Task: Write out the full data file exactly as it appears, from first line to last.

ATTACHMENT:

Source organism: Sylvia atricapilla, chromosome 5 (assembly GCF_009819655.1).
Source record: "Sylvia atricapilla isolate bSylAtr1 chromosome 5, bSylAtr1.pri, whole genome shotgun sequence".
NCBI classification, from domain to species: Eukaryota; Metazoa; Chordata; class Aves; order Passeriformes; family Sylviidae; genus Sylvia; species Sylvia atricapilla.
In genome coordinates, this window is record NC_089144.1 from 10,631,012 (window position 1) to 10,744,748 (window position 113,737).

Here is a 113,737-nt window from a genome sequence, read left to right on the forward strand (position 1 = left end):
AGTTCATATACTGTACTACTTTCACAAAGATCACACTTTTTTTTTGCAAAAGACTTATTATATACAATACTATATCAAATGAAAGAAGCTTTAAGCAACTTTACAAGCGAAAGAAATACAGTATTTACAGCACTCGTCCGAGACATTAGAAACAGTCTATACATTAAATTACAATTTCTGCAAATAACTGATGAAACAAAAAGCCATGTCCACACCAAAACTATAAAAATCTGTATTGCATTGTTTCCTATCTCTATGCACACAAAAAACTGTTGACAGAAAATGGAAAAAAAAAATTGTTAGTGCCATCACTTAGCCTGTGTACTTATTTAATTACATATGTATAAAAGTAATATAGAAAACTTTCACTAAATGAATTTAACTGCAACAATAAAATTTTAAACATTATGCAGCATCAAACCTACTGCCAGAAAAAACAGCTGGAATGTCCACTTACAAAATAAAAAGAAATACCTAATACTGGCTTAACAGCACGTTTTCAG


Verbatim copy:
Source organism: Sylvia atricapilla, chromosome 5 (assembly GCF_009819655.1).
Source record: "Sylvia atricapilla isolate bSylAtr1 chromosome 5, bSylAtr1.pri, whole genome shotgun sequence".
NCBI classification, from domain to species: Eukaryota; Metazoa; Chordata; class Aves; order Passeriformes; family Sylviidae; genus Sylvia; species Sylvia atricapilla.
In genome coordinates, this window is record NC_089144.1 from 10,631,012 (window position 1) to 10,744,748 (window position 113,737).

Here is a 113,737-nt window from a genome sequence, read left to right on the forward strand (position 1 = left end):
AGTTCATATACTGTACTACTTTCACAAAGATCACACTTTTTTTTTGCAAAAGACTTATTATATACAATACTATATCAAATGAAAGAAGCTTTAAGCAACTTTACAAGCGAAAGAAATACAGTATTTACAGCACTCGTCCGAGACATTAGAAACAGTCTATACATTAAATTACAATTTCTGCAAATAACTGATGAAACAAAAAGCCATGTCCACACCAAAACTATAAAAATCTGTATTGCATTGTTTCCTATCTCTATGCACACAAAAAACTGTTGACAGAAAATGGAAAAAAAAAATTGTTAGTGCCATCACTTAGCCTGTGTACTTATTTAATTACATATGTATAAAAGTAATATAGAAAACTTTCACTAAATGAATTTAACTGCAACAATAAAATTTTAAACATTATGCAGCATCAAACCTACTGCCAGAAAAAACAGCTGGAATGTCCACTTACAAAATAAAAAGAAATACCTAATACTGGCTTAACAGCACGTTTTCAG